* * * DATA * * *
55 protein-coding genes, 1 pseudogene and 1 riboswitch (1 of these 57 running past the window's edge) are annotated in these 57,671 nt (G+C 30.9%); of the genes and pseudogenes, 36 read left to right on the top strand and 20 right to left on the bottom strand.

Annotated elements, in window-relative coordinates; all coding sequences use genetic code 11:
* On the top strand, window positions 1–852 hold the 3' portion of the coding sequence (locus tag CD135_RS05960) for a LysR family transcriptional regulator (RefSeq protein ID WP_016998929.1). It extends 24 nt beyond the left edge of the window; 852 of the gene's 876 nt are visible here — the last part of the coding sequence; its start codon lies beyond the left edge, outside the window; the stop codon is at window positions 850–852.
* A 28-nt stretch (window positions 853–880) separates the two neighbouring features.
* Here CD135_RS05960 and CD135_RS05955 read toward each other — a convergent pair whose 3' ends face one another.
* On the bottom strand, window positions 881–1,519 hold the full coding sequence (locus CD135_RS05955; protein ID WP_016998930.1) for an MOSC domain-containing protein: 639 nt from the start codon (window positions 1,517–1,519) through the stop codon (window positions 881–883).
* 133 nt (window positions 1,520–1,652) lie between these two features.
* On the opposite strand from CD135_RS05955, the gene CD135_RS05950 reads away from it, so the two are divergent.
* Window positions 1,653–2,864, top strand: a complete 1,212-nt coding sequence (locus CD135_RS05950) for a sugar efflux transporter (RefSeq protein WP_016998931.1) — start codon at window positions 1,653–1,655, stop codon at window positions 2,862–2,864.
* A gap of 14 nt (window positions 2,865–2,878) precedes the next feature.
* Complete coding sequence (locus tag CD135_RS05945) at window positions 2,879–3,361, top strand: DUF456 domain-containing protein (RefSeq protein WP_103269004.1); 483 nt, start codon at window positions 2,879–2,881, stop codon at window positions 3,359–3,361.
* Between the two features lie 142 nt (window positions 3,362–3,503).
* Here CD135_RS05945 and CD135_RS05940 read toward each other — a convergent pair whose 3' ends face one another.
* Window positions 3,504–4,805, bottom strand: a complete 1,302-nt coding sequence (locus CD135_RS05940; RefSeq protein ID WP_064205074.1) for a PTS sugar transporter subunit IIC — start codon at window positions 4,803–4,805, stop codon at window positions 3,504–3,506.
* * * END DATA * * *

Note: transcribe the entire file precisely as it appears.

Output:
55 protein-coding genes, 1 pseudogene and 1 riboswitch (1 of these 57 running past the window's edge) are annotated in these 57,671 nt (G+C 30.9%); of the genes and pseudogenes, 36 read left to right on the top strand and 20 right to left on the bottom strand.

Annotated elements, in window-relative coordinates; all coding sequences use genetic code 11:
* On the top strand, window positions 1–852 hold the 3' portion of the coding sequence (locus tag CD135_RS05960) for a LysR family transcriptional regulator (RefSeq protein ID WP_016998929.1). It extends 24 nt beyond the left edge of the window; 852 of the gene's 876 nt are visible here — the last part of the coding sequence; its start codon lies beyond the left edge, outside the window; the stop codon is at window positions 850–852.
* A 28-nt stretch (window positions 853–880) separates the two neighbouring features.
* Here CD135_RS05960 and CD135_RS05955 read toward each other — a convergent pair whose 3' ends face one another.
* On the bottom strand, window positions 881–1,519 hold the full coding sequence (locus CD135_RS05955; protein ID WP_016998930.1) for an MOSC domain-containing protein: 639 nt from the start codon (window positions 1,517–1,519) through the stop codon (window positions 881–883).
* 133 nt (window positions 1,520–1,652) lie between these two features.
* On the opposite strand from CD135_RS05955, the gene CD135_RS05950 reads away from it, so the two are divergent.
* Window positions 1,653–2,864, top strand: a complete 1,212-nt coding sequence (locus CD135_RS05950) for a sugar efflux transporter (RefSeq protein WP_016998931.1) — start codon at window positions 1,653–1,655, stop codon at window positions 2,862–2,864.
* A gap of 14 nt (window positions 2,865–2,878) precedes the next feature.
* Complete coding sequence (locus tag CD135_RS05945) at window positions 2,879–3,361, top strand: DUF456 domain-containing protein (RefSeq protein WP_103269004.1); 483 nt, start codon at window positions 2,879–2,881, stop codon at window positions 3,359–3,361.
* Between the two features lie 142 nt (window positions 3,362–3,503).
* Here CD135_RS05945 and CD135_RS05940 read toward each other — a convergent pair whose 3' ends face one another.
* Window positions 3,504–4,805, bottom strand: a complete 1,302-nt coding sequence (locus CD135_RS05940; RefSeq protein ID WP_064205074.1) for a PTS sugar transporter subunit IIC — start codon at window positions 4,803–4,805, stop codon at window positions 3,504–3,506.